Essentially is says that the total recording time was 6 hours and 51 minutes, the total sleeping time was 6 hours and 17 minutes. Though I felt like it took me hours to fall asleep. The sleep efficiency was 97% of sleep period time. During which the patient spent 2% in stage wake, 4% in stage N1, 63% in stage N2, 22% in stage N3, and 9% in stage REM. There was a total of 3 apneas which where all central type, and 15 hypopneas yielding an apnea/hypopnea index of less then 3 an hour. With lowest oxyhemoglobin saturation of 78%. The heart beat average was 67 per minute. On average 4 arousal's per hour.

Also I want to add that I did stay up the complete night before this nite because I did not think I was going to be able to fall asleep. So I was essentially was up for 2 days before this sleep study could this have hinder the test. Please help are these readings normal? Help! I'm tired of being tired.

Also I looked at the symptoms of sleep apnea and I matched like 9 out of 10.
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Postby AlmostDead » Tue Apr 26, 2011 12:51 am

jesman wrote:Thanks for the replies and sadly I'm not over weight and never have been I weighed 185 when this started and now I weight about 205 and I am 6 ft tall. I have never smoked plus I'm only 24 years old and this has been going on for years. Scary

As for test results I do not have the full results but this is what I do have:
Summary of test results:
Essentially is says that the total recording time was 6 hours and 51 minutes, the total sleeping time was 6 hours and 17 minutes. Though I felt like it took me hours to fall asleep. The sleep efficiency was 97% of sleep period time. During which the patient spent 2% in stage wake, 4% in stage N1, 63% in stage N2, 22% in stage N3, and 9% in stage REM. There was a total of 3 apneas which where all central type, and 15 hypopneas yielding an apnea/hypopnea index of less then 3 an hour. With lowest oxyhemoglobin saturation of 78%. The heart beat average was 67 per minute. On average 4 arousal's per hour.

Also I want to add that I did stay up the complete night before this nite because I did not think I was going to be able to fall asleep. So I was essentially was up for 2 days before this sleep study could this have hinder the test. Please help are these readings normal? Help! I'm tired of being tired.

Also I looked at the symptoms of sleep apnea and I matched like 9 out of 10.



Im not an RT, nor a sleep doctor, nor a pulmonary specialist. But I have had formal ARC Oxygen administration certification for the professional rescuer. And I can tell you its common knowledge 78% O2 is hypoxia. Centrals I know little about, maybe the others here could tell you about those. I think for central apnea, they give you the BiPaps? Which are more sophisticated (and more expensive) machines. All I could tell you is ask others on here who have central apnea a lot and see what they say and also dont let your doctors give you the run around, some of them will do that if you let them....much of it is insurance driven. You probably need to be dealing with a specialist sleep medicine doctor, pulmonary or neurologist. I would not use a psychiatrist trained turned sleep medicine doctor for central apnea, but that is just me.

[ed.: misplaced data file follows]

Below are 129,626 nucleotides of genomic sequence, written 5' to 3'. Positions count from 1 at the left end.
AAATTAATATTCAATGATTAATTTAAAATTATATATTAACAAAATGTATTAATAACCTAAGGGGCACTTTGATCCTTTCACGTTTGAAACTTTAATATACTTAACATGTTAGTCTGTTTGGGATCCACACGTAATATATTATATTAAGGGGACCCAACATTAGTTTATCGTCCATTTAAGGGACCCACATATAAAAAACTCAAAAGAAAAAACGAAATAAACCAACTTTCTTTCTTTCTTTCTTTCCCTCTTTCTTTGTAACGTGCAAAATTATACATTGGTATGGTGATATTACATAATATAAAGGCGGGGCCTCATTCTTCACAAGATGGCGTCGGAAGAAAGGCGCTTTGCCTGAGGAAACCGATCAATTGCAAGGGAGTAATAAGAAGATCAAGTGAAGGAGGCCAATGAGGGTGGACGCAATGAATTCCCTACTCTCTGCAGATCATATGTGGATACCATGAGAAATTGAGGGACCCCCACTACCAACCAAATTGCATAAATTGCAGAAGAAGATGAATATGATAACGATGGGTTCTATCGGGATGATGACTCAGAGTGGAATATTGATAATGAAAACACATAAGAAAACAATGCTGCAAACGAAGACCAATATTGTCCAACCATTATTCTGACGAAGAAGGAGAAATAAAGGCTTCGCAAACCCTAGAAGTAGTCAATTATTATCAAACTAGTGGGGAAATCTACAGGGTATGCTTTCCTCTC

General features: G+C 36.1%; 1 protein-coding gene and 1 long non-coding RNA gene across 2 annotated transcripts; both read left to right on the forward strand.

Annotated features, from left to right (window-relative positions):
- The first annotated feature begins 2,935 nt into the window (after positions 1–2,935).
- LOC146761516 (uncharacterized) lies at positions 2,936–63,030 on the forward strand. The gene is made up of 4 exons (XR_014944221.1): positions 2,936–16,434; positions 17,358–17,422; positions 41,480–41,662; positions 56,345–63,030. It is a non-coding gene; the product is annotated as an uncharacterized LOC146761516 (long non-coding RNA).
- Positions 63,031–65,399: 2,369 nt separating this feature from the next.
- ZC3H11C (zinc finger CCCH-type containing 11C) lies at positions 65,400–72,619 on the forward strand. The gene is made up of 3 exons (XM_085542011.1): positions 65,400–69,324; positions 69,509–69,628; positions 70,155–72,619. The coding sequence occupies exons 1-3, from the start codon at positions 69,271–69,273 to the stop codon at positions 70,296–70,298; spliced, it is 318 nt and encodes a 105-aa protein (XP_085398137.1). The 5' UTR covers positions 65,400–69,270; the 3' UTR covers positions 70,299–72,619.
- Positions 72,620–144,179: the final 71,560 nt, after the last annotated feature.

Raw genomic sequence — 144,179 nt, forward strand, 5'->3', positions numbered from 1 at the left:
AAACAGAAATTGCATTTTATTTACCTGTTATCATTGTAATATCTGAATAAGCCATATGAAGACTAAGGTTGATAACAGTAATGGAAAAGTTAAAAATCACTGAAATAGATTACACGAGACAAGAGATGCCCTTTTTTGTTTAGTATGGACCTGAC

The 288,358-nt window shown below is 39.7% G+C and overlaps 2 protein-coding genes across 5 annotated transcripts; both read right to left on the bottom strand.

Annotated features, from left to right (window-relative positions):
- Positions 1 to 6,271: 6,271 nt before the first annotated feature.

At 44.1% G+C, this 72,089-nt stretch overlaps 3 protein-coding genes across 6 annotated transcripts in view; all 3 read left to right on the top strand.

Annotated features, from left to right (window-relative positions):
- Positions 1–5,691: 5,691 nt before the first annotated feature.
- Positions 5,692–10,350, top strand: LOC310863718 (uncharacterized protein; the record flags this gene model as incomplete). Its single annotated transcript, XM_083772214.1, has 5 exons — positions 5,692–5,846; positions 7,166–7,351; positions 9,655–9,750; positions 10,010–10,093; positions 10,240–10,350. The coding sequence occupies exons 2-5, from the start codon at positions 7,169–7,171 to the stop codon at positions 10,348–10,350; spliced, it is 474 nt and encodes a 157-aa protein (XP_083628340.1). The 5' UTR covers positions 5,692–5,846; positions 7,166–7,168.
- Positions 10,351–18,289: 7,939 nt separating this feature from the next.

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Postby jesman » Tue Apr 26, 2011 1:21 am

So I just want to make sure I understand correctly. Even though my sleep apnea is supposedly mild it can still be whats causing my low oxygen levels? Is this correct? That or maybe the combination of that and hypopneas? And I should try and get treated for it.
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Postby vivey » Tue Apr 26, 2011 3:15 pm

Low oxygen levels during sleep and sleep apnea pretty much go hand-in-hand. Before my diagnosis of sleep apnea, they did an over night oxygen test where I had to wear that clip on my finger (forget what it's called). My oxygen levels dropped to 62% that night, which triggered my sleep study in which my levels dropped to 58%. Very low! However, as long as I use my xpap, my oxygen levels are find during the night.
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Postby SMH » Tue Apr 26, 2011 6:09 pm

You sound like me. My oxygen went down to 63% but I only have moderate apnea, I am just one number from mild apnea. I also am very thin and tall. I was on oxygen for a while but I always took it off in my sleep and the oxygen concentrator was very noisy. I tried cpap and could not adjust to it, after 3 months I gave up. I want to do something for my problem, that is why I am here. What I don't understand about your case is why would the sleep doc think your oxygen desat isn't a problem. Maybe you should try another sleep study, find a clinic and doc that are certified and with plenty of years of experience.
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Postby jesman » Tue Apr 26, 2011 8:05 pm

Thats what my regular doctor wants is to do another sleep study, to see if something else shows up. The thing is, I can't afford it even with insurance. My last one cost me 1500 insurance only paid for 1000. And thats not including the 10,000 plus I racked up in other tests. Health insurance is such a ripoff! I cant afford to do another one thats why I'm hoping they will let me try a cpap or bipap machine some how to see if it helps. I'm half tempted to just buy one outright by myself and if it works it works if it doesn't I'll sell it.
SMH it sounds like in your case you may need surgery like removing your tonsils and adenoids which is a very common thing done for sleep apnea I just don't know if yours is severe enough to qualify. I swear that thats what helped me a few years ago it just the permanent success rate is not that high. And your at risk for having your problems come back.
As for the doctor I saw he was suppose to be one of the best in the area, but even the nurse said he is very by the fact type of guy. Meaning he read the facts of my work up and saw no serious cause for alarm regardless of what I actually experiencing symptom wise and wrote me off. He wasn't very common sense savvy I guess I would say. But he got his money so thats what matters not actually treating what could be the root of my problems.